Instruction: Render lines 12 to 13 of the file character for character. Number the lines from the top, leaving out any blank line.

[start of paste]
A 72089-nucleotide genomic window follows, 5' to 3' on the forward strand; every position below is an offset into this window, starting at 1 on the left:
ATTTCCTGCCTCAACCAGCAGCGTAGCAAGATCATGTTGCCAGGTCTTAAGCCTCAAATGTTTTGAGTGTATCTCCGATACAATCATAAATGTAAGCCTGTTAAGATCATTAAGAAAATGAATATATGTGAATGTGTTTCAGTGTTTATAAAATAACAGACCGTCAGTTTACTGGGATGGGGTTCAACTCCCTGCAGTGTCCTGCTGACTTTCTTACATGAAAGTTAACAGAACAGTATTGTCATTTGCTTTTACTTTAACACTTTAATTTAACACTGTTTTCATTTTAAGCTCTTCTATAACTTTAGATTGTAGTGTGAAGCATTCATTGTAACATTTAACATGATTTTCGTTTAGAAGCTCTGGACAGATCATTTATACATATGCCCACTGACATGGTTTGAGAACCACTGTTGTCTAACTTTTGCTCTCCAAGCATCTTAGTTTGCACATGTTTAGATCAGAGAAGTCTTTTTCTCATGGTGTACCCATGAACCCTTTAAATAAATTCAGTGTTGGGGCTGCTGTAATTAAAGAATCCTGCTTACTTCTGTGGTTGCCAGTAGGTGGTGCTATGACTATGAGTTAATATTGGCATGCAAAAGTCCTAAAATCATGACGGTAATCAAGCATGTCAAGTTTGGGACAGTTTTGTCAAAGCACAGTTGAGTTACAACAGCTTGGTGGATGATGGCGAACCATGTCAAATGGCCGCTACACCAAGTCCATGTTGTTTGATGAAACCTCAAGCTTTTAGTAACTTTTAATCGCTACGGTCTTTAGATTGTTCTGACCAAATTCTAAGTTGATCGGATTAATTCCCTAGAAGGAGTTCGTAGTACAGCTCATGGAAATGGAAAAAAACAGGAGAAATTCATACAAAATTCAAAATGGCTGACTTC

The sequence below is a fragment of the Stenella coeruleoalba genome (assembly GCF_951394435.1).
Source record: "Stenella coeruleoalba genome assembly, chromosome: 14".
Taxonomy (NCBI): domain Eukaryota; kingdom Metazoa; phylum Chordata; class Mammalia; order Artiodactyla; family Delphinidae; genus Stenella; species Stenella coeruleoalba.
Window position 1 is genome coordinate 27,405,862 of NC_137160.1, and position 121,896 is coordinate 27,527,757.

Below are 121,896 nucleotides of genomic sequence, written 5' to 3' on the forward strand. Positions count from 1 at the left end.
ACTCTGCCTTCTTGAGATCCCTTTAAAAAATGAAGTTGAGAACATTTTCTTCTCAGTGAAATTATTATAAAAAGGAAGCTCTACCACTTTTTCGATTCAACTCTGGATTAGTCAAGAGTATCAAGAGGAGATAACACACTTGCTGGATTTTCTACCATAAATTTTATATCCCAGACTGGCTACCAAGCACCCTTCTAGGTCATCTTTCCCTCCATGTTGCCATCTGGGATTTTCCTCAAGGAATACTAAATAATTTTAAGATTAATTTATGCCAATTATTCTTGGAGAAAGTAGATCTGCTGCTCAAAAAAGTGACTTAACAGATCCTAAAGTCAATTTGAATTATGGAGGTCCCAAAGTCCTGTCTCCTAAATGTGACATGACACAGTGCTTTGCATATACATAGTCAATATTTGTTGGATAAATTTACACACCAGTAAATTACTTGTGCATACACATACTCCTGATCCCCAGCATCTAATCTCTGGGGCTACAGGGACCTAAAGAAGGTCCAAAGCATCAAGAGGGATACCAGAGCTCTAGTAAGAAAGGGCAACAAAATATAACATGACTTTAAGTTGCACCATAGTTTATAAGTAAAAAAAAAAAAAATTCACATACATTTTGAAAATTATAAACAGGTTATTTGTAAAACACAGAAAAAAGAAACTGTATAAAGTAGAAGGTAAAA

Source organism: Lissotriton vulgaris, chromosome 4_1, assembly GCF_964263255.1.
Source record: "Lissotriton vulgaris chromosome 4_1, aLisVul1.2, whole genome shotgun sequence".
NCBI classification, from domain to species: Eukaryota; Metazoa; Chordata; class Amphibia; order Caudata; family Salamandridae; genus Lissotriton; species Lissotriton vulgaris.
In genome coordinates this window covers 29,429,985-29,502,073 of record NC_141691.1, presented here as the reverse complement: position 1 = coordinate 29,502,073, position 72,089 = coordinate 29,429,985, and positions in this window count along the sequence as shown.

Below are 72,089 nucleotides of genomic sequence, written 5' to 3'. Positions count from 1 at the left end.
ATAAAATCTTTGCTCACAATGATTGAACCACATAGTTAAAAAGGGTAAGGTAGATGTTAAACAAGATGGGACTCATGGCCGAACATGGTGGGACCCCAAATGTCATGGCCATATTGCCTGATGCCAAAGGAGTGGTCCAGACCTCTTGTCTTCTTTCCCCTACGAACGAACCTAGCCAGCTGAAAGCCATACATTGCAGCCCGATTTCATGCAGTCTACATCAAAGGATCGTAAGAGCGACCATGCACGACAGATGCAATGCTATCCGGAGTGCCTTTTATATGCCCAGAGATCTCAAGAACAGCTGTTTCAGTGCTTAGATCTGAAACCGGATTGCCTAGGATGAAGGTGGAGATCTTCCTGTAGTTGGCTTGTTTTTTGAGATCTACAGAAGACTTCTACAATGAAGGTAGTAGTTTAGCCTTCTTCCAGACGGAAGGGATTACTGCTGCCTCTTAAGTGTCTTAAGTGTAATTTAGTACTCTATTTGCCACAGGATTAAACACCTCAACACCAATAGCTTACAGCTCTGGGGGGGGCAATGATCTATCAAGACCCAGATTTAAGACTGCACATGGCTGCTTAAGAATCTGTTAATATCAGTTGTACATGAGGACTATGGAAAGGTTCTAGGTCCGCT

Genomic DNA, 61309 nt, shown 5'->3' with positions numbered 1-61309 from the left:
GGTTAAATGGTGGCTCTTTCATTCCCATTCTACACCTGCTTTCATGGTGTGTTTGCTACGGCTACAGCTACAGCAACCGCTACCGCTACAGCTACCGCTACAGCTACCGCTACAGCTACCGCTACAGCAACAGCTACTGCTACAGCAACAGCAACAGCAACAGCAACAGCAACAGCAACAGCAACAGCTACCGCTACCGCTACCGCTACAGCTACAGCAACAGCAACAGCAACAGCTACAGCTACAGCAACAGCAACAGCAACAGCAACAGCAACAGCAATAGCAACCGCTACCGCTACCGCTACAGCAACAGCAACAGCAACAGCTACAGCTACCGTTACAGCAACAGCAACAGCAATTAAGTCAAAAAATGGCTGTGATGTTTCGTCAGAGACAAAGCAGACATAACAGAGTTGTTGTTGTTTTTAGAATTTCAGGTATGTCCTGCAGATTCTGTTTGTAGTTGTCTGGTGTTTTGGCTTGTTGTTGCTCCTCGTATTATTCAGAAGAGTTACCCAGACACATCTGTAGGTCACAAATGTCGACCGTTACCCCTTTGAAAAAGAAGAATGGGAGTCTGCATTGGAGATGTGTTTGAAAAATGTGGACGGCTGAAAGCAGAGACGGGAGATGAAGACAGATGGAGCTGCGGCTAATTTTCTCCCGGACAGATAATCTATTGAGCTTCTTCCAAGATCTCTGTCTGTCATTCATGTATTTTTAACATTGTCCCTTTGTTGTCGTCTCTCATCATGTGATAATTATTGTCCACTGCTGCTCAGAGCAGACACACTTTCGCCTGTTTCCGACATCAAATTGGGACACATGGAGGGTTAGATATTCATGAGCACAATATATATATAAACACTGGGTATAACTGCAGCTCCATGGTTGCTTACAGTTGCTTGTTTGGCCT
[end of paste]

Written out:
In genome coordinates this window covers 29,429,985-29,502,073 of record NC_141691.1, presented here as the reverse complement: position 1 = coordinate 29,502,073, position 72,089 = coordinate 29,429,985, and positions in this window count along the sequence as shown.

Below are 72,089 nucleotides of genomic sequence, written 5' to 3'. Positions count from 1 at the left end.